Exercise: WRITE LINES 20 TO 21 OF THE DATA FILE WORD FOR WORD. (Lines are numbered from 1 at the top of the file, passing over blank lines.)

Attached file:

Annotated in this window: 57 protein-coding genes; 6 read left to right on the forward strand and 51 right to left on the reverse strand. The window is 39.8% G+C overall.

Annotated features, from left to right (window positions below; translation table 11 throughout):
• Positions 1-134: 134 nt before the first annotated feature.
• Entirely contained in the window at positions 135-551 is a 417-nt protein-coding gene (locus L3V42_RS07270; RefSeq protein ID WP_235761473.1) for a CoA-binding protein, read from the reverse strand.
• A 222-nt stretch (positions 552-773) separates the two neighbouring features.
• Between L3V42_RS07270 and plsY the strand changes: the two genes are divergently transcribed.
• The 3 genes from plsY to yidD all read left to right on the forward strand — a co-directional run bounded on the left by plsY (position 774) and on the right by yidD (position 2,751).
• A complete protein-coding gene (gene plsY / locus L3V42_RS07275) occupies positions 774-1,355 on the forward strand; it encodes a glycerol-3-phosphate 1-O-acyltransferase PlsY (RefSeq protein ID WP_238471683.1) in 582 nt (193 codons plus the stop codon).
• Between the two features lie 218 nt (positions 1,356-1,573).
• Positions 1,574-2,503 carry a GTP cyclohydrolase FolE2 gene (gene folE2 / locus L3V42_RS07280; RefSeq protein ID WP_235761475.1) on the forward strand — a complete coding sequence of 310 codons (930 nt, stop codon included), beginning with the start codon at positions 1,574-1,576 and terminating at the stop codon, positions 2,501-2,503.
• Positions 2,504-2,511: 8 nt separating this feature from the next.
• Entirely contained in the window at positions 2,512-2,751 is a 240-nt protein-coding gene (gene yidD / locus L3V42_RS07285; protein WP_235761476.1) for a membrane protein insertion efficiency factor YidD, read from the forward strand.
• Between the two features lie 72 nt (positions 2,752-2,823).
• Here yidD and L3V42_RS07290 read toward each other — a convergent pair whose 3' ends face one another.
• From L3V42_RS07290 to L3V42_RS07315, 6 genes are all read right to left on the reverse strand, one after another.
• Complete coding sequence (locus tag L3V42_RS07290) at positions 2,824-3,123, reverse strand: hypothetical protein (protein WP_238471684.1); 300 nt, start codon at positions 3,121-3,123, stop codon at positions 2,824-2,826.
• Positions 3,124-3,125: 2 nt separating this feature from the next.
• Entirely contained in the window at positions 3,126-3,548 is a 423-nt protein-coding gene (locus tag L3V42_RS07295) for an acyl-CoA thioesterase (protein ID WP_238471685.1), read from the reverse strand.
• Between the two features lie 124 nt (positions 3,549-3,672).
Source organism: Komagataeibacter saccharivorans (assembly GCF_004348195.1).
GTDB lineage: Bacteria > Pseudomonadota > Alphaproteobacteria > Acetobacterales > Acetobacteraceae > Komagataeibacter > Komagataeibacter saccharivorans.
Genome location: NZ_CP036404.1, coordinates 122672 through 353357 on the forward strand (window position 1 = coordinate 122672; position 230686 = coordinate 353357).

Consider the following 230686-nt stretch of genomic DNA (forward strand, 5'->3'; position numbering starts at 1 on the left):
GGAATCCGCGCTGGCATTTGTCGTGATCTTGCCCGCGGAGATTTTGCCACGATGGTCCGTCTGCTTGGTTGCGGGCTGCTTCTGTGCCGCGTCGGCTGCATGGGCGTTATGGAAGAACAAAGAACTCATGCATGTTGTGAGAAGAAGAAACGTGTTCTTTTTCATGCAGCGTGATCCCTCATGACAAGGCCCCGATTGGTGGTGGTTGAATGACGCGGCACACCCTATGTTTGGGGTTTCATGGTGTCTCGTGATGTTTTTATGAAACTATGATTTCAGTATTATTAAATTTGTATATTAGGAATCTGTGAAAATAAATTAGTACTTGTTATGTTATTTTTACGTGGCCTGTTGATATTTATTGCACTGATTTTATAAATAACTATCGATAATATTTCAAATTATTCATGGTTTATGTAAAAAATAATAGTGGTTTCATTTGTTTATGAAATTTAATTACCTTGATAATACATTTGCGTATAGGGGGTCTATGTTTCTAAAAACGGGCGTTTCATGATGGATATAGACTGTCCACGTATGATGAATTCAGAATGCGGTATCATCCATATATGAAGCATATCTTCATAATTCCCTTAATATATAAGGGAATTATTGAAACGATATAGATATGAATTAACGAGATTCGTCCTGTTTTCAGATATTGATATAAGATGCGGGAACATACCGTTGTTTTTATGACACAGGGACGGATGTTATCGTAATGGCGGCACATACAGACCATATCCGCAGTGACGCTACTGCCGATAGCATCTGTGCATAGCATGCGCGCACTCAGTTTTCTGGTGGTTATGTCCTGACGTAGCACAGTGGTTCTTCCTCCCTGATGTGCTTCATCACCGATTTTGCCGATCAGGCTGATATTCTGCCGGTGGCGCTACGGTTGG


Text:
Source organism: Komagataeibacter saccharivorans (assembly GCF_004348195.1).
GTDB lineage: Bacteria > Pseudomonadota > Alphaproteobacteria > Acetobacterales > Acetobacteraceae > Komagataeibacter > Komagataeibacter saccharivorans.